Entrepreneur fulfills his dream on Tibet's high plateau

Entrepreneur fulfills his dream on Tibet's high plateau
PHOTO: Shutterstock.com

Ten years ago, Xu Bin was a 22-year-old student at the China Academy of Art, making his very first trip to the Tibet autonomous region to complete a painting project for school.

The trip by bus from his home in Northwest China's Gansu province took more than 48 hours and he roughed it the rest of the way. "Traveling was a big challenge as there was no railway access to Tibet in 2004, and I made my way across the whole region by backpacking, hitching rides and trekking," Xu said.

Two years after that first trip, Xu shifted from a career as a painter to information technology. But his interest in Tibet stayed constant. He set out to establish a tourism company to bring others to the land of the high plateau, where the average altitude towers above 4,000 meters.

With the world's highest mountain, the formidable Qomolangma, known as Mount Everest in the West, and the vast Changtang grassland, nearly as big as Western Europe in size, Tibet attracts visitors with its extremes. It's also home to more large animals than anywhere else in China, including the Tibetan antelope, wild yak and Tibetan brown bear.

In 2008, Xu founded the company, Yunduan Tourism Development. A year later, his website catering to independent travel, www.haixizang.com, came online to provide advice for travellers on where to eat, stay and see the sights.

Xu is tapping into a surge of interest in travel to Tibet and recent efforts by the central and the regional governments to turn Lhasa into a world-class tourism city.

During the opening ceremony of Tibet's international tourism and culture expo in September, Li Shihong, deputy head of the China National Tourism Administration, stressed the importance of nurturing Tibetan tourism as an important gateway to Southwest China.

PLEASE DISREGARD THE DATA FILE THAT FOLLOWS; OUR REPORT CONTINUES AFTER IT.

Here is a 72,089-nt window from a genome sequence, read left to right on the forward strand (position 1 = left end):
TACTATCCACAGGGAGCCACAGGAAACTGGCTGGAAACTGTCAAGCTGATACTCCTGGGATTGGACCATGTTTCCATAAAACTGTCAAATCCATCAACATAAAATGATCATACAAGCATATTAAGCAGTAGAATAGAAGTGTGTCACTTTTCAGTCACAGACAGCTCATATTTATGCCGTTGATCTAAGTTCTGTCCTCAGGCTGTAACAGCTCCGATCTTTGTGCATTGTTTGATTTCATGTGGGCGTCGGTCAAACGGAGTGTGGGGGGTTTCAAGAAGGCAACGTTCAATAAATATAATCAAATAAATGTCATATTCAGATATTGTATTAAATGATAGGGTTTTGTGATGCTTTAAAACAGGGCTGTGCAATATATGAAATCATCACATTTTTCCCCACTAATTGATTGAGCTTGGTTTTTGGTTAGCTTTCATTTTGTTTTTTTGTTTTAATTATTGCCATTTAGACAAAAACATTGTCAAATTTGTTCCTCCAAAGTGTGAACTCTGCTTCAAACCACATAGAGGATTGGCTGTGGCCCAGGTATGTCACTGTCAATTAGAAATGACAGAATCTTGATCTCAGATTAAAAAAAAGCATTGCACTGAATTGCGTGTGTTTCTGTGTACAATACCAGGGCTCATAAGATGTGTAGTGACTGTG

"Tourism is one of Tibet's pillar industries and accounts for 20 per cent of the region's economic contribution, and it has become the main channel of Tibet's opening up," Li said.

Xu enjoys working in Tibet, and he travels frequently between the region and other provinces. "I can concentrate on work in Tibet. I love the sunshine there. I always miss Tibet when I am not there," Xu said.

To cater to tourists, Xu opened a self-designed hostel. He spent a year on the design, and three years on the interior decor.

"I tried to run a hostel 10 years ago. I tasted many failures due to inexperience," Xu said. "Finding a house is not easy. I wanted to find an old house with sense of design."

Xu's friend Meng Fanhua said the time Xu spent perfecting the comfortable hostel was worth the wait. "The hostel is an old house with all walls painted white and the original figures preserved," Meng said. "It just feels like renovation mixed with modern patterns."

As Xu often travels, he relies on his trusted employees to keep the businesses running smoothly.

"He is ambitious and an ideas man, a man we want to learn many things from," said Gu Zhigang, 45, general manager of the tourism company. "He is good boss, because he doesn't only thinks to make a fortune for himself. He supports the members of his staff by paying their insurance contributions."

Xu remains ambitious. Next, he plans to create a self-driving tour club in Lhasa.

"I have never thought about success and failure before a new thing was started. I just wanted to do a good job with the work in my hands," Xu said. "It's not only about making money. Doing a good job is important as well."

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